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Apprenticeships: quality not just quantity, BIS report says

A BIS report on apprenticeships has concluded that the UK should focus on quality, not just quantity and this has been welcomed by SummitSkills, the sector skills council for building services engineering.
Produced by the House of Commons Business, Innovation and Skills Committee (BIS), the Apprenticeships - Fifth Report is the result of an inquiry that was announced in December 2011. It aimed to investigate a number of issues including the impact of the National Apprenticeship Service, current funding arrangements, whether there is a need for extra funding, the quality of apprenticeships and apprenticeship bonuses.

Published on 6 November, the Committee's findings have been well received by SummitSkills and other organisations.

Chief executive of SummitSkills, Keith Marshall OBE, said: 'We welcome the BIS Select Committee's report on apprenticeships which addresses many issues close to our heart as a sector skills council. We agree with much of what it says, in particular the need to concentrate equally on the quality and not just the quantity of apprenticeships.'

He continued: 'Together with the Holt Review published in the summer and the Richard Review, which we hope to see published later this month, the Select Committee's report will help to create a picture of the general state of apprenticeships and where the UK must direct its attention to secure a successful workforce for the future. The Richard Review should be the last part of the jigsaw and we are looking forward to seeing how our input is reflected in its findings.'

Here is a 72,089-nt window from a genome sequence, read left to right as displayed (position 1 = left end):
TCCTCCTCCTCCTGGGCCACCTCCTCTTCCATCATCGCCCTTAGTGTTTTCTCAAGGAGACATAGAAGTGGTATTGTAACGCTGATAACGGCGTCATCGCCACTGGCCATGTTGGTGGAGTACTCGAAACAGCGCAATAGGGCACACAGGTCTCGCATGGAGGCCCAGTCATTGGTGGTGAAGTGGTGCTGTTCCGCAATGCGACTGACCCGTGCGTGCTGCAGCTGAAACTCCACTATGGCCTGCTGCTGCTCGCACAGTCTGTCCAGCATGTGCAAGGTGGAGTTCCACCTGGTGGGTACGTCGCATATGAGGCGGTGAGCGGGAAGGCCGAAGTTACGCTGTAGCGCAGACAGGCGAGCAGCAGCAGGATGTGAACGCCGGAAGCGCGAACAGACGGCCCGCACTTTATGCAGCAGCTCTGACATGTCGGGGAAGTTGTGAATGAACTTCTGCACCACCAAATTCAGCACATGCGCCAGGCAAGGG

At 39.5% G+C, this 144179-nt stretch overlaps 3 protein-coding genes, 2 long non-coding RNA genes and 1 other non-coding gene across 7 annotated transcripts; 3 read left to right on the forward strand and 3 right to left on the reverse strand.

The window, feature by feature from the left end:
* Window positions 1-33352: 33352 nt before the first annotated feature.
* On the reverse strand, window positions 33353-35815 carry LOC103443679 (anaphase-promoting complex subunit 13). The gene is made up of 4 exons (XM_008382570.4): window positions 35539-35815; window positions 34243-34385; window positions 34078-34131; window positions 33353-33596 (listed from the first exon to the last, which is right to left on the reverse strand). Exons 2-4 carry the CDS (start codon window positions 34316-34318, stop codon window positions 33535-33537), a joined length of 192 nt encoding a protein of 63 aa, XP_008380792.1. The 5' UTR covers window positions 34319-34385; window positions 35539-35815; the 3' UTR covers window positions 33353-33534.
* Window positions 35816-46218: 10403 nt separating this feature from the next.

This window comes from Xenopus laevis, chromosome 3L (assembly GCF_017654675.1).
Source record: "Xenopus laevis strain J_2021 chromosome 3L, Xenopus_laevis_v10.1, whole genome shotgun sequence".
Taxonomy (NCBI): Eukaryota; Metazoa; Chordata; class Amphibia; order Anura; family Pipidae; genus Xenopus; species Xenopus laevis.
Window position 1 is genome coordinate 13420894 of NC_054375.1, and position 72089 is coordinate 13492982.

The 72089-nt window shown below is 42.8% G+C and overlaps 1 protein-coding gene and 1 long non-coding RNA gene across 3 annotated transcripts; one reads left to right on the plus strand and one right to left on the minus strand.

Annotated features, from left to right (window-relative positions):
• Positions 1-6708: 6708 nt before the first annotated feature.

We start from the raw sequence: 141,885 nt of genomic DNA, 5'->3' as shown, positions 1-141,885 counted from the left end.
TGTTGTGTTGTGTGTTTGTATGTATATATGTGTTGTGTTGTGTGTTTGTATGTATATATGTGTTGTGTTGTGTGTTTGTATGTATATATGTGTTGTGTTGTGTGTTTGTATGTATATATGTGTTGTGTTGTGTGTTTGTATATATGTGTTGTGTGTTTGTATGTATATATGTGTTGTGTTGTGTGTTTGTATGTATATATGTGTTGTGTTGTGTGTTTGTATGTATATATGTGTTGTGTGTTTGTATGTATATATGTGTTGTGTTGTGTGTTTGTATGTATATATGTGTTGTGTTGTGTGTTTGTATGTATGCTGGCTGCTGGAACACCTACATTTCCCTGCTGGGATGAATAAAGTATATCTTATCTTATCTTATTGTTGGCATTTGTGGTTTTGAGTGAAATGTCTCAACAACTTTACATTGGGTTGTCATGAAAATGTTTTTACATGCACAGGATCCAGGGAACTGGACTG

In 2011, the Government invested £1.2 billion in the apprenticeship programme. The Select Committee report welcomes an increase in apprenticeships but is concerned that rapid expansion of the apprenticeship programme could result in a lack of focus.

A key point suggested in the report is that the UK should not be satisfied with only providing entry level apprenticeships and that Government, employers and schools need to be far more ambitious in expanding and delivering higher and advanced apprenticeships.

The Select Committee says in its report: 'While we welcome the expansion in apprenticeship starts, the success of the apprenticeship programme should not be judged by numbers alone. At present, the National Apprenticeship Service's objectives are too heavily weighted on numbers. In the future, the quality of the programme should be seen as an equal priority and should be assessed rigorously.'

Doug Richard, the entrepreneur and founder of School for Startups, is expected to publish his review of apprenticeships this autumn.

Click here http://bit.ly/TEYUFx to read the full Select Committee report.



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14 November 2012

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